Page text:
10 Healthy Pantry Essentials You Should Always Have on Hand, According to RDs
Expiration dates are so last season.
Whether it’s peak summer, mid-winter, or somewhere in between, there are a few shelf-stable grocery items that chefs and health experts recommend you always have at home to stay healthy and happy in the kitchen. Each one of these pantry products is incredibly versatile, meaning they can be added to everything from breakfast smoothies and scrambled eggs to salads, sheet-pan dinners, soups, stews, or spaghetti sauce. And according to Ashley Koff, RD, these foods are also incredibly nutritious. Here are Koff’s top 10 healthy essentials you should keep stocked in your pantry all year round.
“Seeds pack minerals our bones, hair, skin, and nails need, and help enable better energy,” says Koff. For instance, sesame seeds have calcium and hemp seeds have manganese and iron. Keep them in the fridge or freezer to extend their shelf life even longer. You can sprinkle seeds into salads, yogurt parfaits, bake with them, mix them with panko for crispy chicken cutlets, or pulse them in the blender for DIY tahini.
Canned or dried beans are an excellent shelf-stable, plant-based protein source that pack plenty of fiber and B vitamins. They’re a superstar multitasker in the kitchen, too: you can toss them on soups, in or beside rice dishes, in pastas, as dips for vegetables, and use them in stews or lasagnas. If you’re buying them canned, make sure to look for low-sodium options.
“Keep a shelf-stable oat milk or almond milk on hand at all times,” says Koff. “They can be used in a variety of ways, from cooking and baking to coffee, cereal, smoothies, and more.” Be sure to look for shelf-stable milks that are lower in sugar and don’t contain gums or stabilizers. (We love Califia Farms Oat Barista Blend.)
Use them to make overnight oats with your preferred milk and plenty of fresh fruit, or make a savory breakfast bowl with fried eggs, avocado, and pico de gallo. Uncooked oats also pack probiotics, which feed good bacteria in your gut.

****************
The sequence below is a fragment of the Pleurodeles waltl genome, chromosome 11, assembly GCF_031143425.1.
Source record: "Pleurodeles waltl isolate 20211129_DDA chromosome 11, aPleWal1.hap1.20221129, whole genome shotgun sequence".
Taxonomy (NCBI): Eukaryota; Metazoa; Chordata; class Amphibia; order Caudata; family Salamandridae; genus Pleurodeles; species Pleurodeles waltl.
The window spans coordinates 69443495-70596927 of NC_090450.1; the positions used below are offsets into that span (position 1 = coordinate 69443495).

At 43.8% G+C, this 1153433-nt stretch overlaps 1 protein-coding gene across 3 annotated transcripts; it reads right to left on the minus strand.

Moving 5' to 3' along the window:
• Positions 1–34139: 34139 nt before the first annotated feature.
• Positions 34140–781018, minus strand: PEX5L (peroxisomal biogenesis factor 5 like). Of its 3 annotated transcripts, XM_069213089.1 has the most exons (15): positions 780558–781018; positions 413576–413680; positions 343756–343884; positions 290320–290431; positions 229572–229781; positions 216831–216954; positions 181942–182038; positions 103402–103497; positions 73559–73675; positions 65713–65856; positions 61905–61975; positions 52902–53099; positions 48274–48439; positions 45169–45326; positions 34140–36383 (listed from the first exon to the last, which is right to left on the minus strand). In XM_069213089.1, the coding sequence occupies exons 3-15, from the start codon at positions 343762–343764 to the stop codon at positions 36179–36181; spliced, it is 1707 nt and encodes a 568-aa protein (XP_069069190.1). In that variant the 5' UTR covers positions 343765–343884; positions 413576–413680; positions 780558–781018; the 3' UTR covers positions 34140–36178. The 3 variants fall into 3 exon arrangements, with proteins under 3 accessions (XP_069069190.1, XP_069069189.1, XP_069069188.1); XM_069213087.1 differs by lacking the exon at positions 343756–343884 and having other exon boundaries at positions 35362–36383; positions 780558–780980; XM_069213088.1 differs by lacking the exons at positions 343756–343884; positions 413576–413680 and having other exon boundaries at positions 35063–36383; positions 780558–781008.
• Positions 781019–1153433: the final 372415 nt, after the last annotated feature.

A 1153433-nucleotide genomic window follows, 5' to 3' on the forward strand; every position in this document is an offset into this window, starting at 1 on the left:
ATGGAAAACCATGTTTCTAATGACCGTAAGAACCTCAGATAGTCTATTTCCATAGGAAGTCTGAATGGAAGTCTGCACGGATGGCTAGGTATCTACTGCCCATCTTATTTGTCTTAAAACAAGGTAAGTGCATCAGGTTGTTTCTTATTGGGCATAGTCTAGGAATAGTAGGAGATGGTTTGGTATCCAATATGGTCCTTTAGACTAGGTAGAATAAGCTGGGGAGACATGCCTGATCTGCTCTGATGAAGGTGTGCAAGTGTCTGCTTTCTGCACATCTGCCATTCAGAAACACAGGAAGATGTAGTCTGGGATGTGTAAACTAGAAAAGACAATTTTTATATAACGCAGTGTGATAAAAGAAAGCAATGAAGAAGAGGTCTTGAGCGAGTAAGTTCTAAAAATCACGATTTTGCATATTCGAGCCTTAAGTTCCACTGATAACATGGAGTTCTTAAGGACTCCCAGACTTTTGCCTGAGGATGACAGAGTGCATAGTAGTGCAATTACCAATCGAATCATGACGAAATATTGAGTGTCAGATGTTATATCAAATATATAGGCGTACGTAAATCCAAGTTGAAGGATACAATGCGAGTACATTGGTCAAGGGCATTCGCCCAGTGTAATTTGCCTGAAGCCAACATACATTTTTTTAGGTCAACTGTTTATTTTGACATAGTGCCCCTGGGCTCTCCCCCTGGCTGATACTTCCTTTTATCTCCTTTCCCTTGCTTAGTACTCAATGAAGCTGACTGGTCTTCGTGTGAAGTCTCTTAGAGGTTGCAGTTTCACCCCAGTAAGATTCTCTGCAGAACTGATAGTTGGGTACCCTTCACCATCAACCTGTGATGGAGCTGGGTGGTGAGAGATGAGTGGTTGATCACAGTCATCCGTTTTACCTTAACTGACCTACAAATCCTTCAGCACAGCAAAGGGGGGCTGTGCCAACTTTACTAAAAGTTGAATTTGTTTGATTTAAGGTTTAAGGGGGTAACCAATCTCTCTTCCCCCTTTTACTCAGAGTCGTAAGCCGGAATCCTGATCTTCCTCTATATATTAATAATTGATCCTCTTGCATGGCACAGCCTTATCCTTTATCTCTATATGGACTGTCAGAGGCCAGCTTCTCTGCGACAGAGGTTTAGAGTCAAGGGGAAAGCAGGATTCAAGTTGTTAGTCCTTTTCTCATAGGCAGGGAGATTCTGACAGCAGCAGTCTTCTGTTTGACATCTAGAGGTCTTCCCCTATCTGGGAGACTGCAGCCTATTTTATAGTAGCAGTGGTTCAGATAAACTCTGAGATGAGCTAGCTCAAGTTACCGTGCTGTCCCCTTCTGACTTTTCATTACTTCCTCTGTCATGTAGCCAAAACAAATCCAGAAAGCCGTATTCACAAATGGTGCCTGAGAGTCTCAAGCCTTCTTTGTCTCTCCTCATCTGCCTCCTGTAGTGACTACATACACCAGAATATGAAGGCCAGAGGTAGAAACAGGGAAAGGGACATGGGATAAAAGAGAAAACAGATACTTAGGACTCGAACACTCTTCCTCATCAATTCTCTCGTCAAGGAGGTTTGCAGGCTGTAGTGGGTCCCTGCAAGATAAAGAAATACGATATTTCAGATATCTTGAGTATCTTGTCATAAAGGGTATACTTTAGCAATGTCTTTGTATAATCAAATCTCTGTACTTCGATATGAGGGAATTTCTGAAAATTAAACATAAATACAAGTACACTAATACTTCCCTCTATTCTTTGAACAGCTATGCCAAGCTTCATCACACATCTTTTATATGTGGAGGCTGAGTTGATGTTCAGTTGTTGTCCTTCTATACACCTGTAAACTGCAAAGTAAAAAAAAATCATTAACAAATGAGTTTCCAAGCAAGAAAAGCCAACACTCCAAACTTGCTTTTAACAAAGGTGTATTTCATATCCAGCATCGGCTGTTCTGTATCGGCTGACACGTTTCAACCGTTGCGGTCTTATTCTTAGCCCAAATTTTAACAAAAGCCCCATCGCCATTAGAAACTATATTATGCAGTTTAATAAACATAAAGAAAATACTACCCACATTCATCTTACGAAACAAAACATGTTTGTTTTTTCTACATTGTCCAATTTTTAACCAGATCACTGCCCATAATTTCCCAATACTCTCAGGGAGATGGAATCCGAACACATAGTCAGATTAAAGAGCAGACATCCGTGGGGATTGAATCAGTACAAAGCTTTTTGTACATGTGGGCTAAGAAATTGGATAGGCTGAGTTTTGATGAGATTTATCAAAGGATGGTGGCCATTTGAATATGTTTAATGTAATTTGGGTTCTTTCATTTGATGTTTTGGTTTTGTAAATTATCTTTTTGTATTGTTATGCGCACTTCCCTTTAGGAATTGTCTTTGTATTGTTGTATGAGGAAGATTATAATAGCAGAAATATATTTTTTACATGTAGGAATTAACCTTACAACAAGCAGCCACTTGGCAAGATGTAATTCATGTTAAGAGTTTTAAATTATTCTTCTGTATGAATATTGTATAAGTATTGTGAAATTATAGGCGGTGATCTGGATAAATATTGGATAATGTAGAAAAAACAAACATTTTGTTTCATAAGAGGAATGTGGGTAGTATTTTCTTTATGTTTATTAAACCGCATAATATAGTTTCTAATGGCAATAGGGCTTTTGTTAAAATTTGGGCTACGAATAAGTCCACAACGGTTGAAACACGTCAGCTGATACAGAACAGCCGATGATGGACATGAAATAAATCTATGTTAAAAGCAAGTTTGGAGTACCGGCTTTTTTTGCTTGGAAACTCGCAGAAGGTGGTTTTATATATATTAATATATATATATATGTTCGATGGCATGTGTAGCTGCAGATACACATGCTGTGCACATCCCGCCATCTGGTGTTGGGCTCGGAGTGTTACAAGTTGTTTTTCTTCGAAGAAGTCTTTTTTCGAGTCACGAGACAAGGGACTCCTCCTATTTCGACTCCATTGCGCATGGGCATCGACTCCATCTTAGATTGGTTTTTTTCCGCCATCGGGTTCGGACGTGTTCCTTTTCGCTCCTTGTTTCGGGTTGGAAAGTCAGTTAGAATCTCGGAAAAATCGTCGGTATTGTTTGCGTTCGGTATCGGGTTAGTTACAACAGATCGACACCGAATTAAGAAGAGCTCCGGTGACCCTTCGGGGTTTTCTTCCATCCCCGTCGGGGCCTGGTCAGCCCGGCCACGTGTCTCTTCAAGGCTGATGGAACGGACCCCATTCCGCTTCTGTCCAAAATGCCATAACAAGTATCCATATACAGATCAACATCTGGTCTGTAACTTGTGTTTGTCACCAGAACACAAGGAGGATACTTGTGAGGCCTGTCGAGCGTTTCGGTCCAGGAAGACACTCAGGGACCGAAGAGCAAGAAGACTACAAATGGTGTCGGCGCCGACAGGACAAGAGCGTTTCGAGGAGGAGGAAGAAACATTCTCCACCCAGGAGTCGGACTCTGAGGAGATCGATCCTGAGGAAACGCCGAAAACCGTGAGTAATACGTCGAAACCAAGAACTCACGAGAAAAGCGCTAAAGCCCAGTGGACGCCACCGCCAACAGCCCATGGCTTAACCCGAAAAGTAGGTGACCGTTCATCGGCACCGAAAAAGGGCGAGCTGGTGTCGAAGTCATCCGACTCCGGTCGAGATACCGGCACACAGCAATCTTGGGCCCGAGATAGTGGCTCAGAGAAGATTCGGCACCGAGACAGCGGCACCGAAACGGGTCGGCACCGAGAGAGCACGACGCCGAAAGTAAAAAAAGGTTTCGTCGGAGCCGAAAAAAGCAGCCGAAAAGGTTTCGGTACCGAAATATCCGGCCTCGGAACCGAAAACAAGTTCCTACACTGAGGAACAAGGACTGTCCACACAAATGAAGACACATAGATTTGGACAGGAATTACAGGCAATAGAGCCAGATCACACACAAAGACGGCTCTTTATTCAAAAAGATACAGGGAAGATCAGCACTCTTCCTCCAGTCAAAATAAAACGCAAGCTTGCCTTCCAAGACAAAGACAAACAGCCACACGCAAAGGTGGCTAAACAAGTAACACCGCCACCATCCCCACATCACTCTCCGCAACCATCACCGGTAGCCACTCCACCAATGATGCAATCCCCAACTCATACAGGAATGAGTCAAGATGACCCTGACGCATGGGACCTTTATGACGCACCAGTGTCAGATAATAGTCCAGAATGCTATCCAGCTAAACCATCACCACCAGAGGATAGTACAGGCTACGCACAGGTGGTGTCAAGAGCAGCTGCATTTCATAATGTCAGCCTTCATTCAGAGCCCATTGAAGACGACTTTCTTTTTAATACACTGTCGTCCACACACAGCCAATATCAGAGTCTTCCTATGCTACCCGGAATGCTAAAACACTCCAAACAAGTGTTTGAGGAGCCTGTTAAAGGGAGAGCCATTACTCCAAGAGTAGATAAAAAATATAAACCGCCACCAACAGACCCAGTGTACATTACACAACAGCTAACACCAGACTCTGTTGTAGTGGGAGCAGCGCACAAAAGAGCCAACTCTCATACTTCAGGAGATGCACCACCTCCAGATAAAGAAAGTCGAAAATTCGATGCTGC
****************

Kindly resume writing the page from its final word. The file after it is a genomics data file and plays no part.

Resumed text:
Garbanzo Bean (Chickpea) Flour
Garbanzo bean flour‚ also known as chickpea flour, is popular in Middle Eastern and Indian cooking for dishes like falafel, hummus, and papadums. It’s also an excellent ingredient for gluten-free baking. Use it to make your own crackers, cakes, breads, and pizza crusts from scratch. Chickpea flour is also great for thickening sauces, gravies, and soups. “It’s a pantry staple because—unlike all-purpose flour—it’s naturally high in protein and fiber,” says Koff.
Not to be confused with processed chocolate, raw cacao provides magnesium and powerful antioxidants like flavonoids. It’s delicious in coffee, cocoa, baked goods, or in mole sauce.
Where to even begin? “My go-to spices include red chili flakes, which help boost your immune health, and turmeric, which contains powerful antioxidants that help promote a healthy anti-inflammatory response,” Koff says. Spices add tons of delicious flavor to foods without any extra sugar, saturated fat, or chemicals.
There are plenty of flavorful and easily accessible herbal tea options, and the flavors naturally come from herbs. According to Koff, “Chamomile tea is a great choice, because it can be used as a sleep aid, and getting enough sleep is one of the best ways to stay healthy.”
Quality Olive Oil
“It contains better-for-you fats that are not only delicious, but also help promote a healthy inflammatory response.” Cook pasta, fish, and veggies in olive oil, then add an extra drizzle to your finished dish (why not?). Just make sure your olive oil bottle is made from dark glass or metal, and keep it away from heat to help it last longer.
This adds tons of rich umami flavor to one-pot meals and soups. If you’re making it from scratch, stock is also an excellent way to use up leftover bits of produce, herbs, or parmesan cheese.